I’m spending my vacation week recovering at home from rhinoplasty. That’s the word on the discharge papers. It’s not easy to admit that I needed a surgery by that name. I suspect the word has a common root to ‘rhinoceros’ whose striking feature is their horn. So my horn had some tweaking. Not plastic surgery, as the official name suggests. Restoration of the functional capacity was the goal.
It’s hardly a way to spend a week off but I’m thankful for the respite. I learned more than a year ago that I had a infection in the upper region of my sinuses. Antibiotics were prescribed. That worked for awhile but then the headaches started up again and the “clouded” head symptoms returned, not unlike a head cold. I often felt sub-par with less energy than usual. I forget if it was two or three rounds of antibiotics that drove my PCP to send me off to a specialist. I love specialists. They pinpoint the problem pronto and speak with confidence about the solution. My ENT doc walked me over to a computer screen where he pulled up images of my head from the vast abyss on on-line medical records.
“So, you’ve got chronic sinusitis. There are signs of it in the images from 18 months ago and even more severe in the pictures from 7 months ago.”
Chronic. So I’ve been fighting this for much longer than I realized.
Sinusitis. My problem is all in my head!
Finally someone was going to deal with it! The solution? A kick-butt round of antibiotics. They were touted as stronger than the other rounds I had already tried. I headed off for my week on the lakefront in August with a green plastic bottle of prescription pills.
I always felt better after treatment. But then, after a month or so, I could feel the symptoms creeping back. I got to take another round of antibiotics on a trip to Texas in the fall. (Remembering to do anything on a regular basis while on the road is a challenge!) Another set of images in November and visit to the specialist revealed that all the drugs I had faithfully taken that year had not conquered this bacteria. It was thriving in my head. The last ditch effort before surgery was to take steroids. Maybe that would blow open the cranial passageways and prove to be the miracle cure. If not, I could meet with his associate to talk about surgery because he was retiring at the end of the month.
The timing of a hefty prednisone regimen in early December is not all bad! My husband and I returned from a vacation in Texas days before Thanksgiving and then the mountain climb to Christmas began. I had energy! Even in the middle of the night… (reference “Roid Rush” post from earlier!) The long and short of it is that I needed surgery. I spent 15 minutes with my new ENT doc who said he could do it as an office procedure but the soonest date was the very end of January. That gave plenty of time for the production of grossness in my head to continue its admirable work so that the surgery would be a welcome relief!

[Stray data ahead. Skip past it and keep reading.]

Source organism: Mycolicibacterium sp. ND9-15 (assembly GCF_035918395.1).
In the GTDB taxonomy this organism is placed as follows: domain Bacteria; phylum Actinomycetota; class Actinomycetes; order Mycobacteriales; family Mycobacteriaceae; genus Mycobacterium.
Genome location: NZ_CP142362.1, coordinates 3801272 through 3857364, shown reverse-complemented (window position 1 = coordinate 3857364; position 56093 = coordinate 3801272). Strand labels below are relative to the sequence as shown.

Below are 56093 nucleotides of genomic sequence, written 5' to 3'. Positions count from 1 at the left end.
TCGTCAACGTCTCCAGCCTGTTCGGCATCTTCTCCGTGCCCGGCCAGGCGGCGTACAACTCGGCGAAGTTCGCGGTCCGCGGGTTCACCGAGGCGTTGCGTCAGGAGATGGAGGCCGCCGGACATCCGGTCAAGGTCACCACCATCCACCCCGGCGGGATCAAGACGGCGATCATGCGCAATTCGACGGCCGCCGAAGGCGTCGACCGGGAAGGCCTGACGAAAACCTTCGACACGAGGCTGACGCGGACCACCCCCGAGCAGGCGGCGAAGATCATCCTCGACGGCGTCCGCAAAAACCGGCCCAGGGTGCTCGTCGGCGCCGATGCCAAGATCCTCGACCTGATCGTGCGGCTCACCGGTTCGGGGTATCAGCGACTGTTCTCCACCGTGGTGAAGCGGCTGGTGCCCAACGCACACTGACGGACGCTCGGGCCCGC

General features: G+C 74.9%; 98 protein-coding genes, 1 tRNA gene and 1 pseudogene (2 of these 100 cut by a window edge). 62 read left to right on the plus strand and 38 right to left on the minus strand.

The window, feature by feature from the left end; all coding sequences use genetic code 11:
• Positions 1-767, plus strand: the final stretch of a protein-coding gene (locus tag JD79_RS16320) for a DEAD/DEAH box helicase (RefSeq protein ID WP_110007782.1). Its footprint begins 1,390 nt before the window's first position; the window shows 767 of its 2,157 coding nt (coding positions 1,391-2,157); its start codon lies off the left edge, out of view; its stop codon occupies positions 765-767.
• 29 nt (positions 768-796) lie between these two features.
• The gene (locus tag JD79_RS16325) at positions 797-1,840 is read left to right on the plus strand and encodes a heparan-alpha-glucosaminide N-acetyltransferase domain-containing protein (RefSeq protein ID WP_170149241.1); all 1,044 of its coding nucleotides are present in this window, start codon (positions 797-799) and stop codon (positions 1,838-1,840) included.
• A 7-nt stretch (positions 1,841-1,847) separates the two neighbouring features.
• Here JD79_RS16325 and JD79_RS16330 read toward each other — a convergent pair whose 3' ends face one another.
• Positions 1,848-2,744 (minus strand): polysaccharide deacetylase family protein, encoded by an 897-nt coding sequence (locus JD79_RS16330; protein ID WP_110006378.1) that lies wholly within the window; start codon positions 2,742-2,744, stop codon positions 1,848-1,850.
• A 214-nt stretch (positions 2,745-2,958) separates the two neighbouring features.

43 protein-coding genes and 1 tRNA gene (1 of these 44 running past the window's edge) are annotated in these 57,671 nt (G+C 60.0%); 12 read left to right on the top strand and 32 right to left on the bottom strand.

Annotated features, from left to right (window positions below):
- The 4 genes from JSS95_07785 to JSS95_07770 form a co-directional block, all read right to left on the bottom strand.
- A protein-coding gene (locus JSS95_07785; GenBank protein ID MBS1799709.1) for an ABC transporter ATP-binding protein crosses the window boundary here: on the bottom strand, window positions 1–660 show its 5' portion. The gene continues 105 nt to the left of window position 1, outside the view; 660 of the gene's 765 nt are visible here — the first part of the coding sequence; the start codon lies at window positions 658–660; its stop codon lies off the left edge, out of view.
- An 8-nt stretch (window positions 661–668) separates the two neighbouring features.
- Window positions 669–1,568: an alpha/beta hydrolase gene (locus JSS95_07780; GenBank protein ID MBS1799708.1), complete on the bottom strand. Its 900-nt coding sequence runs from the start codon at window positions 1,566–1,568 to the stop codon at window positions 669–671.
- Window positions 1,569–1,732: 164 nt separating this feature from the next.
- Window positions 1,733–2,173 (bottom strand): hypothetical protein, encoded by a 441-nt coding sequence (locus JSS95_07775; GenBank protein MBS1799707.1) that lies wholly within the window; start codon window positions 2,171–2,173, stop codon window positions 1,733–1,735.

My husband drove me to my 8AM surgical appointment the morning of January 31. I had picked up my own anesthesia at the pharmacy. Two tablets of Xanax and I didn’t care what was done to me! I do remember seeing a needle about 4 inches long he was getting ready to stick into the depths of my nostrils to numb them. I do remember that. I do remember a voice cutting through the fog, saying, “Now you may feel some pressure.” Sure enough, I felt it (no pain however). I heard it, too, something like cartilage-crushing sounds. I was warned that the roadways in my sinuses might need some widening so that was being done while I hadn’t a care in the world. My doc could easily get a side job as a household duct-cleaner or jack-hammerer of roadways. An hour or so later my husband was called into the room. I remember him coming in but nothing else. He took pictures of me in varied poses of incoherence during the post-op “consult” thinking I would be interested in them. We did not post them. I was pushed out of the office in a wheelchair clutching a sick tray. People entering the building for their 10AM allergy check may have turned tail when they saw the likes of me emerging from their doctor’s office!